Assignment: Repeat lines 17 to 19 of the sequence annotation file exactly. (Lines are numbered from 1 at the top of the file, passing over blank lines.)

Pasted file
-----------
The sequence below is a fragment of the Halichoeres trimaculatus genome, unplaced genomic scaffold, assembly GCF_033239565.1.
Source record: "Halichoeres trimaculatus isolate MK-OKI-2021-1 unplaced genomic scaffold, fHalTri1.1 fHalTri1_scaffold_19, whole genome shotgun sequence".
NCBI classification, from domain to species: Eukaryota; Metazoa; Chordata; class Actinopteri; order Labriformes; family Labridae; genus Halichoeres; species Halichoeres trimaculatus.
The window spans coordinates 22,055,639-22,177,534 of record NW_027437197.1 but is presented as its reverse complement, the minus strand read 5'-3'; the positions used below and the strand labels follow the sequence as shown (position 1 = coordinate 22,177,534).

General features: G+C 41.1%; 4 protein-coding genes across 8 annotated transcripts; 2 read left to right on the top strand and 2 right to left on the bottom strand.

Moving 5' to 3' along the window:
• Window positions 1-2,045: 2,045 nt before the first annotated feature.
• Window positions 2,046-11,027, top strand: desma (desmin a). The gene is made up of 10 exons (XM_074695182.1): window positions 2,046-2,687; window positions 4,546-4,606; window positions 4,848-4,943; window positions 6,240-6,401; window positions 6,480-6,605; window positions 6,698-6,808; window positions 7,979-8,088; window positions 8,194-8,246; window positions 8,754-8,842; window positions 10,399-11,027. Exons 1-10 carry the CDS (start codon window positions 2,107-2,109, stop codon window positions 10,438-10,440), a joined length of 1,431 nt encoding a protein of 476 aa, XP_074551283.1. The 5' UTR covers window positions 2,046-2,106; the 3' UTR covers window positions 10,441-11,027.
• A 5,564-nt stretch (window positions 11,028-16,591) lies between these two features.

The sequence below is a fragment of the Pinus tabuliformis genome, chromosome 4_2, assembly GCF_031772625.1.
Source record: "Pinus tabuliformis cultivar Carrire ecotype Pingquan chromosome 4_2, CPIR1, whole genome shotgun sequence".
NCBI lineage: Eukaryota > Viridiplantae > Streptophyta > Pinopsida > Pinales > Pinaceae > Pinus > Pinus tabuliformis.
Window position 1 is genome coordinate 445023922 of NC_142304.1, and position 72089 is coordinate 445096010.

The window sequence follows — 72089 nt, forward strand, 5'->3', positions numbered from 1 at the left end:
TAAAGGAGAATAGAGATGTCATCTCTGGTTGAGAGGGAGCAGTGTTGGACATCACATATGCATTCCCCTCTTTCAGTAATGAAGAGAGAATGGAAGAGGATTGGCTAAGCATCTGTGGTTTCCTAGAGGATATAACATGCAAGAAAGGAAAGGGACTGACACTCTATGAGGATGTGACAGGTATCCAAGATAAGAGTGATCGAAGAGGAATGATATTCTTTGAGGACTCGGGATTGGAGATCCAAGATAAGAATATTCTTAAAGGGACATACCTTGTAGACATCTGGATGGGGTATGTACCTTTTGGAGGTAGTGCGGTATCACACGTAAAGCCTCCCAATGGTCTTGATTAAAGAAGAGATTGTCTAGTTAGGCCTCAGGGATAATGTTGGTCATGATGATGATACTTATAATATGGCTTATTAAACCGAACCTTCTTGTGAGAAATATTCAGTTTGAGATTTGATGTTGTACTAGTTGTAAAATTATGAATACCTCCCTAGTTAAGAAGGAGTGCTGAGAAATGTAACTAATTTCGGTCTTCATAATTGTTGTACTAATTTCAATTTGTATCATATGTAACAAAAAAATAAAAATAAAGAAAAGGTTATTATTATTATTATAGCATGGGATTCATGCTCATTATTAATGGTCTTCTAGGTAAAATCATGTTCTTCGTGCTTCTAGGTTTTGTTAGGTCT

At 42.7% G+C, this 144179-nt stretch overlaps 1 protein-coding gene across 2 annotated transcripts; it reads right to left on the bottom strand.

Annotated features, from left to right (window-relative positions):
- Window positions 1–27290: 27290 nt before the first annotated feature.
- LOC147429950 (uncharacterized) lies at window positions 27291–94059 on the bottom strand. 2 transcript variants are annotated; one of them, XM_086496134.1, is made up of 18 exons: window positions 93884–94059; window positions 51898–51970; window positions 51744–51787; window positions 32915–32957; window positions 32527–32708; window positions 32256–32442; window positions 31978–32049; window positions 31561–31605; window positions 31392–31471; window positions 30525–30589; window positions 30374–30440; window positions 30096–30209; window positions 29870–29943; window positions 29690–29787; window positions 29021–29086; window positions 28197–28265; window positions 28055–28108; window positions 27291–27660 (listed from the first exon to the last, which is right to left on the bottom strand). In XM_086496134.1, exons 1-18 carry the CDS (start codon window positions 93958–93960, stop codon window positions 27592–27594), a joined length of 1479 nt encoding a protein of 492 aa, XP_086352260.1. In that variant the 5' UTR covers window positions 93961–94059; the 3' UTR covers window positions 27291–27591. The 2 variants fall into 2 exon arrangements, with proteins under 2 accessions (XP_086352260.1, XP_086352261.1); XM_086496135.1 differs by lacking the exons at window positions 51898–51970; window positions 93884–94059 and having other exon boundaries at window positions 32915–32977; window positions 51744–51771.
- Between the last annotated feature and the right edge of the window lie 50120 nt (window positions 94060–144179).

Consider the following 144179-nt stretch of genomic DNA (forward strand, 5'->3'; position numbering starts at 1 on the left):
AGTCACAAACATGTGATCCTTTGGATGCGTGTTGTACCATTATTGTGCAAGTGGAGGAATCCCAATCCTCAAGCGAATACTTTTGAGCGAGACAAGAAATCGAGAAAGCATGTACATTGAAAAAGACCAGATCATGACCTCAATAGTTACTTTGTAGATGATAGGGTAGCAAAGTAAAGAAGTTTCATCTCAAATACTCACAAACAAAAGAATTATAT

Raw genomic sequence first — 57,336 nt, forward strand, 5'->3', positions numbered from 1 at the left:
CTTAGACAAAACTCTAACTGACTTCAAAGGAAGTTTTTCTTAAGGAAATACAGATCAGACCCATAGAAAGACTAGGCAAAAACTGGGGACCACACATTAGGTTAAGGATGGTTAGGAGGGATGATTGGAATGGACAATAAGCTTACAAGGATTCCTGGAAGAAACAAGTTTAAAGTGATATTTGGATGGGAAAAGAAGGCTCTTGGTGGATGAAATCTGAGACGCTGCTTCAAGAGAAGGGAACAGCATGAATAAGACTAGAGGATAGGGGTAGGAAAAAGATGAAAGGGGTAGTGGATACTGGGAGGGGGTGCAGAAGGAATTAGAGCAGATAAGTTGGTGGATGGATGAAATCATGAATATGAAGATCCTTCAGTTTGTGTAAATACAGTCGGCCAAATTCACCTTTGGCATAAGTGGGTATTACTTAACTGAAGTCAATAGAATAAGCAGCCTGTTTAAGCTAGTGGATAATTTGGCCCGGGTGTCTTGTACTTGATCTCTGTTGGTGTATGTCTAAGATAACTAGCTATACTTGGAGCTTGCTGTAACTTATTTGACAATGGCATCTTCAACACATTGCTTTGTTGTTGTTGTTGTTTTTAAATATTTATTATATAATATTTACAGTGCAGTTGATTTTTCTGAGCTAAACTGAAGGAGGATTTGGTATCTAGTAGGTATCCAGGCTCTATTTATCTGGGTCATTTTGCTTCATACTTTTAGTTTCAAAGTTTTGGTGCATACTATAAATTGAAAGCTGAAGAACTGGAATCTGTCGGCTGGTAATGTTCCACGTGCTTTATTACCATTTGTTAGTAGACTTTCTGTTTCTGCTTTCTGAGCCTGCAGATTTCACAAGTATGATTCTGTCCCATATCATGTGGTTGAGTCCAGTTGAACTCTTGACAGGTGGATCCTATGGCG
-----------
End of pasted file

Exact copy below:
Annotated features, from left to right (window-relative positions):
- Window positions 1–27290: 27290 nt before the first annotated feature.
- LOC147429950 (uncharacterized) lies at window positions 27291–94059 on the bottom strand. 2 transcript variants are annotated; one of them, XM_086496134.1, is made up of 18 exons: window positions 93884–94059; window positions 51898–51970; window positions 51744–51787; window positions 32915–32957; window positions 32527–32708; window positions 32256–32442; window positions 31978–32049; window positions 31561–31605; window positions 31392–31471; window positions 30525–30589; window positions 30374–30440; window positions 30096–30209; window positions 29870–29943; window positions 29690–29787; window positions 29021–29086; window positions 28197–28265; window positions 28055–28108; window positions 27291–27660 (listed from the first exon to the last, which is right to left on the bottom strand). In XM_086496134.1, exons 1-18 carry the CDS (start codon window positions 93958–93960, stop codon window positions 27592–27594), a joined length of 1479 nt encoding a protein of 492 aa, XP_086352260.1. In that variant the 5' UTR covers window positions 93961–94059; the 3' UTR covers window positions 27291–27591. The 2 variants fall into 2 exon arrangements, with proteins under 2 accessions (XP_086352260.1, XP_086352261.1); XM_086496135.1 differs by lacking the exons at window positions 51898–51970; window positions 93884–94059 and having other exon boundaries at window positions 32915–32977; window positions 51744–51771.